So, one might think, the matter is decided. Walker is the governor, and more popular than before. This would also appear logical if one simply looks at some numbers: at the end of eight years of Democrat rule, in 2010, the state faced a budges deficit of $3.6B; greatly tightened regulations and one of the highest tax regimes in the country (Wisconsin was the fourth-most taxed state) combined to drive businesses from the state and gave pause to anyone rashly considering locating in it; well over 100,000 private sector jobs left a state with a population of just under 5.75 million people; and unemployment was 9.2%, well above the national average. Now, in 2014, the state has a balanced budget. Wisconsin is the only state in the union to have a fully funded public employee pension fund. Taxes have been cut every year since the governor was elected (Wisconsin is now number 10 on the list of most highly taxed states), and Wisconsin has a projected budget surplus of $912M, which is gradually being returned to the taxpayers in more cuts. The state university system tuition has been frozen for the last three years, and much of the regulatory brush has been cleared. Over 100,000 new private sector jobs have been created, and Wisconsin is now rated third in the Midwest in private-sector job creation, rather than near the bottom.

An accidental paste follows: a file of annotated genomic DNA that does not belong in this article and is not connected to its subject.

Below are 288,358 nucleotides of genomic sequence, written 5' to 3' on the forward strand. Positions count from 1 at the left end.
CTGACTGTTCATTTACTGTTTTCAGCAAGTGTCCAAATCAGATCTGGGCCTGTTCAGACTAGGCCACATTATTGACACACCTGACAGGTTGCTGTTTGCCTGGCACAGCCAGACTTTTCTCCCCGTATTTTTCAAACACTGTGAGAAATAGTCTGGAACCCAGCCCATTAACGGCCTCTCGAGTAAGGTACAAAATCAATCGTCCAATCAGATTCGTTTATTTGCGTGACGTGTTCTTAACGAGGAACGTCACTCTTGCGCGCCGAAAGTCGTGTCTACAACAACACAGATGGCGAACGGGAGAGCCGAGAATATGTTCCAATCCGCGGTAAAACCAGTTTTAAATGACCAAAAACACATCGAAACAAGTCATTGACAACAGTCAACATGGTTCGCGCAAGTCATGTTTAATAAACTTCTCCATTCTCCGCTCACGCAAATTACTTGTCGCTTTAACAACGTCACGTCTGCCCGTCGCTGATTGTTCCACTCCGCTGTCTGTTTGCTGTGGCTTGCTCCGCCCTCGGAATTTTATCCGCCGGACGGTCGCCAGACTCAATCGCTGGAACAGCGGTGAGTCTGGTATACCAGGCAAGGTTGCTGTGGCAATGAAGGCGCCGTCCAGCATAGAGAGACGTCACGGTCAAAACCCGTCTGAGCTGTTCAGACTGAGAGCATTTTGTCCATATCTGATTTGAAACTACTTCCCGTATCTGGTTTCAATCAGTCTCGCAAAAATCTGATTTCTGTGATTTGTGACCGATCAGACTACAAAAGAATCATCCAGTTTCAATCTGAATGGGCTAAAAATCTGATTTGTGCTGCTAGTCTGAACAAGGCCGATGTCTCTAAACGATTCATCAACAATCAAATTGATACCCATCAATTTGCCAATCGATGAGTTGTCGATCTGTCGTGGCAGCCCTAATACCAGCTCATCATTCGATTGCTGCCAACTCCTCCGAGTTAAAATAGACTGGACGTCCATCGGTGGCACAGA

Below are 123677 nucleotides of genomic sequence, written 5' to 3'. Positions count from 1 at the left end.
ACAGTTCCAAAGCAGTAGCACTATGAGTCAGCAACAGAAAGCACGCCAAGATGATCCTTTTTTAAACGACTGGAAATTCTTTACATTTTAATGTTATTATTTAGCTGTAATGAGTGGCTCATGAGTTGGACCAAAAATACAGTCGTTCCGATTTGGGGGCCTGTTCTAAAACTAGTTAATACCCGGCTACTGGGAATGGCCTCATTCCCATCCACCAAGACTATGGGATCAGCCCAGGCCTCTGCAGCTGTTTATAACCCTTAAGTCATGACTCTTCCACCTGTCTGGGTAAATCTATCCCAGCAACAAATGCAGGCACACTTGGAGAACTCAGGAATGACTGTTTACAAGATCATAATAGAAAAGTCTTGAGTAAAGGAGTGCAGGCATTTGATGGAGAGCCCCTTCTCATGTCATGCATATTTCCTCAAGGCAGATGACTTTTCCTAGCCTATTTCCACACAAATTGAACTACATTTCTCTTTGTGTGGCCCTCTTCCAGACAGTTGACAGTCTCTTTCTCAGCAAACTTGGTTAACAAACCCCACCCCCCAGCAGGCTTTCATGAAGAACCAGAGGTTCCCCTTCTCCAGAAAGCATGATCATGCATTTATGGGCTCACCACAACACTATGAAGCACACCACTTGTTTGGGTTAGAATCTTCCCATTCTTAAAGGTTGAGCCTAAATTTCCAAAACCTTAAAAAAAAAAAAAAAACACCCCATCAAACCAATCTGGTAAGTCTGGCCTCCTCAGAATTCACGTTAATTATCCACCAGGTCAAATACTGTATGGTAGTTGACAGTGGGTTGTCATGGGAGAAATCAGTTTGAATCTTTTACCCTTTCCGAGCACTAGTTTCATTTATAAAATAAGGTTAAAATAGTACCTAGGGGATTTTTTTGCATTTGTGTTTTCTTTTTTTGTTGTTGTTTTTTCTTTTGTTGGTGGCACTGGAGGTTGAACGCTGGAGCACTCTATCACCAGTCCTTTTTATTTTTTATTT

Democrat candidate Mary Burke was the secretary of commerce in the previous administration, and presided over that disastrous economy.
So what is hard to get? Why are the numbers so stubbornly close?
The answer is two-fold: first, the national Democratic Party has taken note of the very dramatic repudiation of its traditional high-tax, big-government policies and the results which have been achieved. The man who engineered and pushed through those changes and achieved two historic election victories in a state so previously dark blue has them deeply concerned, not least because of all the talk of a Walker presidential campaign in 2016. Hence, vast amounts of outside money, from union funds and big donors, have been pouring into the Democrat coffers in the state.
The second reason is another number in the Marquette poll: despite the tightness of the numbers, fully a third of the Wisconsin electorate says that they do not know enough about Mary Burke and her policies, and could yet change their minds. This presents a golden opportunity for the Walker campaign, one which it is not being slow to pick up: defining Mary Burke.